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Book VIII of this classic text tells the story of St. Augustine's conversion, and how he managed to conquer any remnants of internal resistance to embracing Christianity and following Christ. Initially, Augustine has to overcome a few remaining intellectual barriers he has against Christianity, but after he has satisfied these quibbles, he recognises that the last barrier that needs to be breached is one that is profundly internal. He speaks of having a second will within himself that rages against his primary will, that desires to do good:
My two wills, one carnal, one spiritual, were in conflict with one and other.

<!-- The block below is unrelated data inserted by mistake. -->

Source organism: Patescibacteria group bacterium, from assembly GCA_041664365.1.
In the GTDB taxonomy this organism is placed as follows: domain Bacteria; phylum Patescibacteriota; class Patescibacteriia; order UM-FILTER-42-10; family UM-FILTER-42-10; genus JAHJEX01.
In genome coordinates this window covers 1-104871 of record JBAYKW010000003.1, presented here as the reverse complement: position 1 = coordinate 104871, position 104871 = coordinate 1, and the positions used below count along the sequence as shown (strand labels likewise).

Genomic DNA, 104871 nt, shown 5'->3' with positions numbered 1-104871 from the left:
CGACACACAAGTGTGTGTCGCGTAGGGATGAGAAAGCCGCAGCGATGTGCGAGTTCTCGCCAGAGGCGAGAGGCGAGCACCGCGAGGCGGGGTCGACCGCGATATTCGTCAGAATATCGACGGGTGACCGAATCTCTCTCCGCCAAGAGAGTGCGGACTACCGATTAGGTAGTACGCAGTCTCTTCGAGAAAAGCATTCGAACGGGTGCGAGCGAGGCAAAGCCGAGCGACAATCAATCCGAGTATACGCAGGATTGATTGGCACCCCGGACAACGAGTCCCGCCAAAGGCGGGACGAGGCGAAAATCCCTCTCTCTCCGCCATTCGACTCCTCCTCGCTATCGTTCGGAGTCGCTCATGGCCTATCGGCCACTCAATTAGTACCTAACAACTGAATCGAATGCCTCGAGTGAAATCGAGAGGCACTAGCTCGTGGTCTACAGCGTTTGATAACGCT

This second will, the carnal will, causes Augustine initially to remain more attached to material things and hedonistic pleasures, even though he is able to reflect in retrospect that these habits did not belong to him, that they were "no more I." The quote in this question comes from this section, where Augustine identifies the profound internal conflict that he recognises going on within him between these two wills; a conflict that is "about myself against myself." In this conflict, he sees his good side that wants to embrace Christianity pitted against his sinful, pleasure-seeking side.
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